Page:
Cleaning your snowblower carburetor is essential to ensuring that the machine works correctly – or in some cases works at all.
To clean your snowblower carburetor you’re going to need some carburetor cleaning solution, some compressed air or copper wire, a screwdriver, and where possible the machines manual. This process takes around one hour, although with experience you can easily cut this time in half. It’s something I’ve found the majority of basic DIY fans can do. However, if you don’t have the time you could instead replace the part or pay someone else to complete the work for you.
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Why Cleaning Your Snowblower Carburetor Is Essential
Major snowblower manufacturers recommend cleaning your carburetor every six months in order to extend its life. During the summer months when the snowblower is not being used gas breaks down inside the carburetor forming a ‘gunk’ which clogs the passageway to the combustion chamber. This prevents the machine from starting or limits the machine’s capabilities significantly.
As a result I opt to clean my carburetor just before the start of the snow season (for me that’s around September) and once again six months later (January / February time depending on how busy we are taking down the holiday decorations)
Unclean Carburator Warning Signs
There are a number of things you may notice when using your snowblower that signal that the carburator needs cleaning. These include:
- The snowblowers engine turns over but either does not start or struggles to start.
- The engine of your snowblower seems sluggish or jerky.
- The snowblower seems to be consuming more fuel than normal.
- The snowblower exhaust is pumping out black smoke.
If you continue to use your snowblower over a significant amount of time while showing these signs then you’ll likely cause extensive damage to your machine.
How To Clean The Carburetor On A Snowblower
Now we know what causes a dirty snowblower carburetor and the damage it can cause it’s time to rectify the problem by cleaning it.
If cleaning the carburetor seems like a difficult task, then you can either pay someone to do it (although it’s somewhat of a false economy as it costs more than simply replacing the part) or replace the old carburetor with a new one – they cost less than $50 in most cases.
It could take you over an hour to clean a snowblower carburetor for the first time. However, with practice over time I’ve found the process becomes quicker and easier.
1. Check The Manual
Not all snow blowers are the same. Some carburetors will be located in different places depending on the make and model. I, therefore, suggest reading the manual (if you have it) and following their step by step instructions as they will be specifically designed based on your snowblower.
2. Clear Your Work Space
There are a number of small parts you will be removing from your snowblower and the carburetor during the cleaning process. Missing even one tiny screw can cause a lot of hassle. I, therefore, recommend (based on multiple experiences of losing parts and spending longer looking for them than I care to admit) clearing a space for you to put these items.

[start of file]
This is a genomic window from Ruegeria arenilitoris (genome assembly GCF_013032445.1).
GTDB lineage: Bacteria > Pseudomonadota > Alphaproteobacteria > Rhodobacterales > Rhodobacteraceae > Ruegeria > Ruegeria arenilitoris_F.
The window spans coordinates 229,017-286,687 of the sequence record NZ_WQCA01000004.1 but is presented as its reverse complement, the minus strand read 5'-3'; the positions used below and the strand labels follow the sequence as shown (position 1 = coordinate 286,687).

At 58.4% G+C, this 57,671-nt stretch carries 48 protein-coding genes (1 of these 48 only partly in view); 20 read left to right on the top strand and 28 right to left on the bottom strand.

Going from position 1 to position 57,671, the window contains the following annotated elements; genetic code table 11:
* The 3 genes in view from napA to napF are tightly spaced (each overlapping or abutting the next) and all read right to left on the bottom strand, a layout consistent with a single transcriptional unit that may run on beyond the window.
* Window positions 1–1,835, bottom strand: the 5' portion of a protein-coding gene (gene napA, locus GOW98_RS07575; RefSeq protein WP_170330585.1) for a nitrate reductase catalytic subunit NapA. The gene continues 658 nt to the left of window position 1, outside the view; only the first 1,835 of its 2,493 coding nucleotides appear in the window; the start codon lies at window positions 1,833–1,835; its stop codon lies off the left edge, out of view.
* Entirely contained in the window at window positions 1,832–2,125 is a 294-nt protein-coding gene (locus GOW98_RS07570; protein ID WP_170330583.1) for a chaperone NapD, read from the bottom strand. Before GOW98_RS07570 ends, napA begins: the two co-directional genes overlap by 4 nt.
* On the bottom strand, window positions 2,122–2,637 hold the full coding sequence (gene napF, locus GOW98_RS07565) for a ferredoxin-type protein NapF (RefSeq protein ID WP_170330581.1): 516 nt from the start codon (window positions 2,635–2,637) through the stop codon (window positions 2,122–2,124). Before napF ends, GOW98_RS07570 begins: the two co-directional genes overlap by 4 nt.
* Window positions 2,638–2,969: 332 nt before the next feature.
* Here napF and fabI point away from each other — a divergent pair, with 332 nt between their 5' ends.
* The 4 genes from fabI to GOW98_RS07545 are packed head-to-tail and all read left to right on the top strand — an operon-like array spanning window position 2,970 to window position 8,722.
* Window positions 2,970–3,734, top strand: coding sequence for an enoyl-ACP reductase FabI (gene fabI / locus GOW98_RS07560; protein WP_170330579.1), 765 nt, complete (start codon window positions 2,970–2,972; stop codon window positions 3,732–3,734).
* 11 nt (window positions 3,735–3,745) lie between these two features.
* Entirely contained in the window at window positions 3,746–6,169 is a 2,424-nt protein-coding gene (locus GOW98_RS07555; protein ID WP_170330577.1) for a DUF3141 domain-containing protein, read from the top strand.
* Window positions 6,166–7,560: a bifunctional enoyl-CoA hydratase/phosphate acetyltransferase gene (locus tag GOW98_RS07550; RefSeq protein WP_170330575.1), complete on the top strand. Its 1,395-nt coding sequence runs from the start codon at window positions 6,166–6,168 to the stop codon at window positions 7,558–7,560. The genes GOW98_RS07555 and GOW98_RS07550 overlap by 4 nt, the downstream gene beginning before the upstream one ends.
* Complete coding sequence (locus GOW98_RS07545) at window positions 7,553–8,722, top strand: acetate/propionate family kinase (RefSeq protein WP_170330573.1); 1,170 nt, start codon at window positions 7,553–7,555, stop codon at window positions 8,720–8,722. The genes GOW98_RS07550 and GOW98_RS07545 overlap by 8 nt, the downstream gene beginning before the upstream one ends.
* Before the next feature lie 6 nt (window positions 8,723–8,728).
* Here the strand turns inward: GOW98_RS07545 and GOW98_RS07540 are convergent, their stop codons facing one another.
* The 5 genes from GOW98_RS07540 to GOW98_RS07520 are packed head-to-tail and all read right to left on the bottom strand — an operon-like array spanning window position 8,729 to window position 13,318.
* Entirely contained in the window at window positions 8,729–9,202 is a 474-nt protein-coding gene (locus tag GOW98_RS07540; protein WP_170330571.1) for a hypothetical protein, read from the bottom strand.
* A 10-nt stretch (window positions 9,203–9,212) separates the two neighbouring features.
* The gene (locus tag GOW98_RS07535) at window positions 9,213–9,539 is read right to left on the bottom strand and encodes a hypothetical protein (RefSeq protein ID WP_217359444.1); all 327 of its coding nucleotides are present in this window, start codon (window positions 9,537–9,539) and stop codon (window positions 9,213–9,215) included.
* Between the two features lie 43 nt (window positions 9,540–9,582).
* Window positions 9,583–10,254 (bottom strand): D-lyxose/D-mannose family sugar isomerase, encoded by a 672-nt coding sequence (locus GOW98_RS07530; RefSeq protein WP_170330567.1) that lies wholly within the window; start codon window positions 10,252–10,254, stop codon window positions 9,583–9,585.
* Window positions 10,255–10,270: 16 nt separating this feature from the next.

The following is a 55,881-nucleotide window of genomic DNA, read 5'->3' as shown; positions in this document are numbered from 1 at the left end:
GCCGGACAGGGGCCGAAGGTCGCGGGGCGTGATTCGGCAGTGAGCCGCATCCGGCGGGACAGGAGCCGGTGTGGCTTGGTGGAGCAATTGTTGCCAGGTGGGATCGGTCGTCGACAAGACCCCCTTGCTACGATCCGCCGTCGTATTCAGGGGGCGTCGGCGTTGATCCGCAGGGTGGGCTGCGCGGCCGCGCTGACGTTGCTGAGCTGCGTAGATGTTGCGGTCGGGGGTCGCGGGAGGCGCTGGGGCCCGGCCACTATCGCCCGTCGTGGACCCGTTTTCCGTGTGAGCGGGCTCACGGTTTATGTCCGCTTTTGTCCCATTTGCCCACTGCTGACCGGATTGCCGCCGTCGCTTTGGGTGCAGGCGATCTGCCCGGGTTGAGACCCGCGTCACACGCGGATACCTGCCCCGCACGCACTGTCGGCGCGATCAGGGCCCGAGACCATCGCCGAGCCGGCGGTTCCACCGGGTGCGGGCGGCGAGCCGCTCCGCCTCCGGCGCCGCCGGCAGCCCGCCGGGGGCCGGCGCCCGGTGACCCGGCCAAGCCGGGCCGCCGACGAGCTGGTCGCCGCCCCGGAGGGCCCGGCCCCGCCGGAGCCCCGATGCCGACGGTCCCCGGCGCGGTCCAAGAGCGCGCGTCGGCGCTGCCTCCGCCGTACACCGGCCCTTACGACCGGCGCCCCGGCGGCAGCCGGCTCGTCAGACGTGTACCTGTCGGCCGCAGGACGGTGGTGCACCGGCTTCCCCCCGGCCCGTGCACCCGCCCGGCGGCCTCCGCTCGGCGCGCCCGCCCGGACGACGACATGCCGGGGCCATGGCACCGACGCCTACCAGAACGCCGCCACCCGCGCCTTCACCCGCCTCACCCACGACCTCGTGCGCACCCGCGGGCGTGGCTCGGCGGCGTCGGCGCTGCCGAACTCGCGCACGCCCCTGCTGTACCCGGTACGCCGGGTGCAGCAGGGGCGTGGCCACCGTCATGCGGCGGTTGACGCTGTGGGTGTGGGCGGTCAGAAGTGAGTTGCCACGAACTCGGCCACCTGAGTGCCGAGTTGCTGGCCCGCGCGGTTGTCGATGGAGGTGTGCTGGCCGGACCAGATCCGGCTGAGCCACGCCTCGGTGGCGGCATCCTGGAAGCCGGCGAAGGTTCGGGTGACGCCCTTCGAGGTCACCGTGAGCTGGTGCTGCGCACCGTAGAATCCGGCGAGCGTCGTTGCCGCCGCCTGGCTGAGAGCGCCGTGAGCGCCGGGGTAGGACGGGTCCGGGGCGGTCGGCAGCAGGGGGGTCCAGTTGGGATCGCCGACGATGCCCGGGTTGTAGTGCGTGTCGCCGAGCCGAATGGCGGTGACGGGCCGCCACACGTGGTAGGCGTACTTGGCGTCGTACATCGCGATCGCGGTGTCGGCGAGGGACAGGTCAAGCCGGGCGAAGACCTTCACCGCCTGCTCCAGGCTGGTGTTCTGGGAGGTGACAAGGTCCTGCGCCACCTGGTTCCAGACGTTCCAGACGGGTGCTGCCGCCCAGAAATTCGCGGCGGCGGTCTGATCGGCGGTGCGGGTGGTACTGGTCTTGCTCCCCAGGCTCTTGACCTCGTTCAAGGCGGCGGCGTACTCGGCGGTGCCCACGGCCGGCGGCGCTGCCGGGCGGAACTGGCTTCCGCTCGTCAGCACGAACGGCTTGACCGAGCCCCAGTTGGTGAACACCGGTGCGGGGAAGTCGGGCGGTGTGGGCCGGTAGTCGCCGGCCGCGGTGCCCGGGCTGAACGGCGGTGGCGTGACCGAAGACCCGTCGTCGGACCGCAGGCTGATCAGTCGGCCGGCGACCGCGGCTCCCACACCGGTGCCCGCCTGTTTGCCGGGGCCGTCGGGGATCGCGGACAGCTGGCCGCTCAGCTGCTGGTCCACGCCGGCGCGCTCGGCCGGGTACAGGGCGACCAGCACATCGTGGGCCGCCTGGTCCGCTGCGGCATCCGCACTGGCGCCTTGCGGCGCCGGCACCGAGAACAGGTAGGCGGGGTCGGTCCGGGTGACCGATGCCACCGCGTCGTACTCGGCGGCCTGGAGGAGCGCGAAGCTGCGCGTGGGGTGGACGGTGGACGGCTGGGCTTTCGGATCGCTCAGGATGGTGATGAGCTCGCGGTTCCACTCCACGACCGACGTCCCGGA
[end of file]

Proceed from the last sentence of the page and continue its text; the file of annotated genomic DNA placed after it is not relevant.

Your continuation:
3. Remove The Carburetor
You will need to remove the carburetor from the snowblower in order to clean it. If this is your first time cleaning a carburetor then consider taking a handful of photos for reference if you need them when refitting. To start, locate the carburetor on your machine before removing it using a screwdriver.
4. Apply Cleaning Solution
Once removed put the carburetor into a bowl and cover it with carburetor cleaning fluid (I use Chem-Dip) for around three hours. After this time you’ll want to remove the carburetor from the fluid and rinse it with water.
Once the snowblower carburetor has dried you can use either copper wire or a compressed air canister to get any remaining dirt out from the smaller holes. Be sure that the carburetor is as clean as possible before you begin the reattachment process. The better job you do at this stage the better the end result will be.
5. Reattach Carburetor
Once you have cleaned every nook and cranny on the carburetor, it’s time to put everything back together. Every single piece needs to be exactly the way it was before you began if the snowblower is to work correctly. Taking your time with this process and referencing back to the photos you took should minimize the likelihood of this happening.
6. Leave Notes
In the past, I have found it helpful to leave a sticky note either in the manual on the carburetor cleaning page or elsewhere in my garage about the experience. Anything I noticed that was different from the manual, or simple hints and tips for my future self. It’s one of those things that most people skip, but it takes two seconds and can save you hours of remembering or reenacting past experiences/mistakes a couple of months later.
I also write the date I completed the clean so I can reference back to it if required. This is especially helpful if you’re planning on selling your machine as people often enquire about when the carburetor was last cleaned or replaced.